Measuring Government Performance in Public Opinion Surveys in Africa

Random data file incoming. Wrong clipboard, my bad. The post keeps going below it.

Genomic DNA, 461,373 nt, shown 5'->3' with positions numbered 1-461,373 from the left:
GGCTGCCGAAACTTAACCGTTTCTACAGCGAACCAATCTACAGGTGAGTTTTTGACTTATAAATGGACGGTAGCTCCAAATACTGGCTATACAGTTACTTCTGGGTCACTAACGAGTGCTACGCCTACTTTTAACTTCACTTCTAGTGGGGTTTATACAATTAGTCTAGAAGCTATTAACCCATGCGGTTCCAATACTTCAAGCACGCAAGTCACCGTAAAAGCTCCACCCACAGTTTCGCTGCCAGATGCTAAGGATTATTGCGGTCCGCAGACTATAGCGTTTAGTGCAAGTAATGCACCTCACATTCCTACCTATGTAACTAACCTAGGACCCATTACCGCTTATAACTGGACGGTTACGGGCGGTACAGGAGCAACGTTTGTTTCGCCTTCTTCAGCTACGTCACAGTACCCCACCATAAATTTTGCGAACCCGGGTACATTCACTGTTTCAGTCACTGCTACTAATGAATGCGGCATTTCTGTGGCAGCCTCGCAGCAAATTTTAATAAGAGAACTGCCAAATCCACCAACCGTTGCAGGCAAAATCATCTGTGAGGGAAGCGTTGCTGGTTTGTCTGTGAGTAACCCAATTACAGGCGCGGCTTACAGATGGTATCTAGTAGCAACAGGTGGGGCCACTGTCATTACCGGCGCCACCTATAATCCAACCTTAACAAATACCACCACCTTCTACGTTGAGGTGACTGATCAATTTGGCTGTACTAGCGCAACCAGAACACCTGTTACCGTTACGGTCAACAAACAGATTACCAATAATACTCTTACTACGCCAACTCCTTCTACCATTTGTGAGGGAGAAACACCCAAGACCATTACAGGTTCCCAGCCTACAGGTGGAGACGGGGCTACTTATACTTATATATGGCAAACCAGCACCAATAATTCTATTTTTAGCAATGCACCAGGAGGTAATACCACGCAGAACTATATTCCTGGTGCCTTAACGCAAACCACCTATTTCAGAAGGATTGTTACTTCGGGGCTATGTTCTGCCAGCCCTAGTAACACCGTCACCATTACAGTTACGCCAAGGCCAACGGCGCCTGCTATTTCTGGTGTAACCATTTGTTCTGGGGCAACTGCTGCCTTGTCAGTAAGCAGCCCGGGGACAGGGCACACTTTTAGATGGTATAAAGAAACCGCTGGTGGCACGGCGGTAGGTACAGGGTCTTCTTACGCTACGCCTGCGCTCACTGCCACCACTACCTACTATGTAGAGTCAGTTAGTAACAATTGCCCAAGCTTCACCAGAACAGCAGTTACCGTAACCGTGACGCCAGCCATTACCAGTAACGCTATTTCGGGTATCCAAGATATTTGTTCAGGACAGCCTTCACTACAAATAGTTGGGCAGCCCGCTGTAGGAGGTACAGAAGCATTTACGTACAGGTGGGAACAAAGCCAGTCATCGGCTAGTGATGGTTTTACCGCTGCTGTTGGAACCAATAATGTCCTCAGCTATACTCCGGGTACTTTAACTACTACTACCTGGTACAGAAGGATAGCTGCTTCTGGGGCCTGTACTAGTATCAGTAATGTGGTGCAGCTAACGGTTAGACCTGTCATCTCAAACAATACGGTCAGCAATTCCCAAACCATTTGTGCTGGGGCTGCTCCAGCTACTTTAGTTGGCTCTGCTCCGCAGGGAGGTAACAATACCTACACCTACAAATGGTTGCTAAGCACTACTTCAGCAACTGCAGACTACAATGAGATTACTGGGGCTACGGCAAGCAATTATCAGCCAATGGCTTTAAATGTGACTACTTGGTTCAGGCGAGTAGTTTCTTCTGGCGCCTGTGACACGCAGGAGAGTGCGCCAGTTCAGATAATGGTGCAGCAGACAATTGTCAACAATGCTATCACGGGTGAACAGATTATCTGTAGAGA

In examining the study of government performance, this paper asks whether field experiments can improve the explanatory precision of results generated by public opinion surveys. Survey research on basic health and education services sub-Saharan Africa shows that the perceived ‘user friendliness’ (or ease of use) of services drives popular evaluations of government performance. For the reliable attribution of causality, however, surveys and field experiments, combined in a variety of mixed research designs, are more rigorous and reliable than either method alone. The paper proposes a menu of such designs.